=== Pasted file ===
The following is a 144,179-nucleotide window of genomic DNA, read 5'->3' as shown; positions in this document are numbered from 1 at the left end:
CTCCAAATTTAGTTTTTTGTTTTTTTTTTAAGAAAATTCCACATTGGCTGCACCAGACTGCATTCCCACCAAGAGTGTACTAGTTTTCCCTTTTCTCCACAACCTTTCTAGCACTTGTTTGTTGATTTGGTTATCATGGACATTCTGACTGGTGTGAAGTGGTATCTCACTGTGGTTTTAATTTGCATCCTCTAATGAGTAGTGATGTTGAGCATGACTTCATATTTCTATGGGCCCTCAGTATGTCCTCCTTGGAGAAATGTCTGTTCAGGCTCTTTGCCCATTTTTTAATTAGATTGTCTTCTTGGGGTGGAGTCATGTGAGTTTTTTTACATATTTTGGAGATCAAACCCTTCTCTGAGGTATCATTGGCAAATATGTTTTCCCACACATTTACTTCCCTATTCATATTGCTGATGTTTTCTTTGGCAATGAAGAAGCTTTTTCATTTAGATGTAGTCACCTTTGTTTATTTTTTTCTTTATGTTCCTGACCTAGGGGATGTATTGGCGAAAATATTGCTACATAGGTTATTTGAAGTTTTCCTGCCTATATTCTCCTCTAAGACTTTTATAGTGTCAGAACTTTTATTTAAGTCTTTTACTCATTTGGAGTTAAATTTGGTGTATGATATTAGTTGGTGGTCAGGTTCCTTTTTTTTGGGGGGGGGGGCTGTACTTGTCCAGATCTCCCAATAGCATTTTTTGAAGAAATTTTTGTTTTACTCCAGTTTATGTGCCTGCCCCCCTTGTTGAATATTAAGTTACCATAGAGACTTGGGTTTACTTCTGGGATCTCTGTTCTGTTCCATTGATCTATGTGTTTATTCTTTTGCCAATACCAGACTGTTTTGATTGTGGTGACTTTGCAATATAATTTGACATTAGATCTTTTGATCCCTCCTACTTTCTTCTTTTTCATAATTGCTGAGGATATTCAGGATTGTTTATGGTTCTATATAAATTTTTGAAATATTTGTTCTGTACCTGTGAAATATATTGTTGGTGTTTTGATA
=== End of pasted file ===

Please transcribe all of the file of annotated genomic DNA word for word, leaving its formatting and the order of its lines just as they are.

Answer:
The following is a 144,179-nucleotide window of genomic DNA, read 5'->3' as shown; positions in this document are numbered from 1 at the left end:
CTCCAAATTTAGTTTTTTGTTTTTTTTTTAAGAAAATTCCACATTGGCTGCACCAGACTGCATTCCCACCAAGAGTGTACTAGTTTTCCCTTTTCTCCACAACCTTTCTAGCACTTGTTTGTTGATTTGGTTATCATGGACATTCTGACTGGTGTGAAGTGGTATCTCACTGTGGTTTTAATTTGCATCCTCTAATGAGTAGTGATGTTGAGCATGACTTCATATTTCTATGGGCCCTCAGTATGTCCTCCTTGGAGAAATGTCTGTTCAGGCTCTTTGCCCATTTTTTAATTAGATTGTCTTCTTGGGGTGGAGTCATGTGAGTTTTTTTACATATTTTGGAGATCAAACCCTTCTCTGAGGTATCATTGGCAAATATGTTTTCCCACACATTTACTTCCCTATTCATATTGCTGATGTTTTCTTTGGCAATGAAGAAGCTTTTTCATTTAGATGTAGTCACCTTTGTTTATTTTTTTCTTTATGTTCCTGACCTAGGGGATGTATTGGCGAAAATATTGCTACATAGGTTATTTGAAGTTTTCCTGCCTATATTCTCCTCTAAGACTTTTATAGTGTCAGAACTTTTATTTAAGTCTTTTACTCATTTGGAGTTAAATTTGGTGTATGATATTAGTTGGTGGTCAGGTTCCTTTTTTTTGGGGGGGGGGGCTGTACTTGTCCAGATCTCCCAATAGCATTTTTTGAAGAAATTTTTGTTTTACTCCAGTTTATGTGCCTGCCCCCCTTGTTGAATATTAAGTTACCATAGAGACTTGGGTTTACTTCTGGGATCTCTGTTCTGTTCCATTGATCTATGTGTTTATTCTTTTGCCAATACCAGACTGTTTTGATTGTGGTGACTTTGCAATATAATTTGACATTAGATCTTTTGATCCCTCCTACTTTCTTCTTTTTCATAATTGCTGAGGATATTCAGGATTGTTTATGGTTCTATATAAATTTTTGAAATATTTGTTCTGTACCTGTGAAATATATTGTTGGTGTTTTGATA